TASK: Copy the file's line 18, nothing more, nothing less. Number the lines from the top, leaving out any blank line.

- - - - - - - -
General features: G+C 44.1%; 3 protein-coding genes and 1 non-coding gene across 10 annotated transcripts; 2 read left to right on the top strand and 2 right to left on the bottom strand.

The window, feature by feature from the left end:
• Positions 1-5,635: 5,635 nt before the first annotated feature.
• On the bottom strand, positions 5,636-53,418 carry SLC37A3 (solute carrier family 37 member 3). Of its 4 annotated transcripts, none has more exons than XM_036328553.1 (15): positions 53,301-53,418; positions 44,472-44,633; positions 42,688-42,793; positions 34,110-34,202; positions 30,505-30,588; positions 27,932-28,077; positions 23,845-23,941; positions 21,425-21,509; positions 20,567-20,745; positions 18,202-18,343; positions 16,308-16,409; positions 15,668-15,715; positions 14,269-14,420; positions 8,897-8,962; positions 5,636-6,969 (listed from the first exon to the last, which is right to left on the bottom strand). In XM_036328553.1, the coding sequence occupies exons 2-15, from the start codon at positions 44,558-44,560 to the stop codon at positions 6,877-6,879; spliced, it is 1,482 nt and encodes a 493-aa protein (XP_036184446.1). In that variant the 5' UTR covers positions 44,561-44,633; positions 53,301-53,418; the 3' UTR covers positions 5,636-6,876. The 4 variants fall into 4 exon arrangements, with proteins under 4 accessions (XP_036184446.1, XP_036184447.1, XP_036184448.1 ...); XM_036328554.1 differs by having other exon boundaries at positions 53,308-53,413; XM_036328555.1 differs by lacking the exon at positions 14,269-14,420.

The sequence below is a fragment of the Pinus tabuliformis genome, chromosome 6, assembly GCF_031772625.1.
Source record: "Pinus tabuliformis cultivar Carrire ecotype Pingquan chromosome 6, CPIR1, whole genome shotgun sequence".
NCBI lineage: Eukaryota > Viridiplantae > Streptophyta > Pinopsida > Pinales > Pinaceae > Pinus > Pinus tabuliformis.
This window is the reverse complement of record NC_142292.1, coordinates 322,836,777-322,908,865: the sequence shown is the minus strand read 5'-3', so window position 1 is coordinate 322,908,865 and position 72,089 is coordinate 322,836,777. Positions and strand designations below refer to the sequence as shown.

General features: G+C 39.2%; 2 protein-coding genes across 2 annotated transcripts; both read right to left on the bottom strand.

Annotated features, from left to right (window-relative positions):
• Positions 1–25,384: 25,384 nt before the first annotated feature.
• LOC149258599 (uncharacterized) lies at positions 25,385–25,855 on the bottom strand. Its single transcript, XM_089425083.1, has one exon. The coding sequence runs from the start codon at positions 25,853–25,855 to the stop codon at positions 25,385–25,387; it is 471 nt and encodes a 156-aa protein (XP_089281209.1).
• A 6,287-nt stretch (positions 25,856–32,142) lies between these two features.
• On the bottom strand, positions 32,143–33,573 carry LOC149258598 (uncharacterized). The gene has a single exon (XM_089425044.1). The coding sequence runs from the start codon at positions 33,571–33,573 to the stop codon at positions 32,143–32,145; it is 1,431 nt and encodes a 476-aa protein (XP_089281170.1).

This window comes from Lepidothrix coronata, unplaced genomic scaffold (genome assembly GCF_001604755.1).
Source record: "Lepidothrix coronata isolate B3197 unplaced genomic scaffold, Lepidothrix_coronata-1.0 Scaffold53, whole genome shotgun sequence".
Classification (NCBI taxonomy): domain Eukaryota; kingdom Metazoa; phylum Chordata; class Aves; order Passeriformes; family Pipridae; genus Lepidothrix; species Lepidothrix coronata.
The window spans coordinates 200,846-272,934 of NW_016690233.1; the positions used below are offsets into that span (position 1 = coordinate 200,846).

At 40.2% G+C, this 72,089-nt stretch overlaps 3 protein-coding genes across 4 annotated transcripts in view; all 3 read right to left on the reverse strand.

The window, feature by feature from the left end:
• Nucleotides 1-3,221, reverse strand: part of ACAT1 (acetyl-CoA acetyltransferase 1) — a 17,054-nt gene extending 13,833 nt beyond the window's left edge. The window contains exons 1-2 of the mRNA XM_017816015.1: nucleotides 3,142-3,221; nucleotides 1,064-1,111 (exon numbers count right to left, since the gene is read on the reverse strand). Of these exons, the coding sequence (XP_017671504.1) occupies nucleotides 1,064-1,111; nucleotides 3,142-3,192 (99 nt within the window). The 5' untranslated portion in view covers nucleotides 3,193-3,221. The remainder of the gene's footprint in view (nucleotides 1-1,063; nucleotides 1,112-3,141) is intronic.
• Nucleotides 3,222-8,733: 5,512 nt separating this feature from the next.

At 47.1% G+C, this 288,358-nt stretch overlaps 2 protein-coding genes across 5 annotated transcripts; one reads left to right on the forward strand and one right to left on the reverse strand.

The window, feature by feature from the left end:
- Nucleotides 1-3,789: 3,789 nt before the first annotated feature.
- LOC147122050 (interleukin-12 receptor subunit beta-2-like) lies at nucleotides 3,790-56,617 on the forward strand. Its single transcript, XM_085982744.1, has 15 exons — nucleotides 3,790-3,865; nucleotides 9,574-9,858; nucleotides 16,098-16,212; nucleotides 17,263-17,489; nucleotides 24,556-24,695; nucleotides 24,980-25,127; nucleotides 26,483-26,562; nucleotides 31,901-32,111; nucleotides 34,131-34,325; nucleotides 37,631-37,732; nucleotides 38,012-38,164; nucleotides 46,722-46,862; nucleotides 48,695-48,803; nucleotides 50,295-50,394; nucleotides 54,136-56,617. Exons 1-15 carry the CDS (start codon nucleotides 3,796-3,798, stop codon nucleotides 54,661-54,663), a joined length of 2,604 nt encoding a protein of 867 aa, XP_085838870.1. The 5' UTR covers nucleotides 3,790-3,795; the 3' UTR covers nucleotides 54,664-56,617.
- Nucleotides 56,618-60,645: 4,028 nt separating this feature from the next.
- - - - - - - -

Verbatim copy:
The window spans coordinates 200,846-272,934 of NW_016690233.1; the positions used below are offsets into that span (position 1 = coordinate 200,846).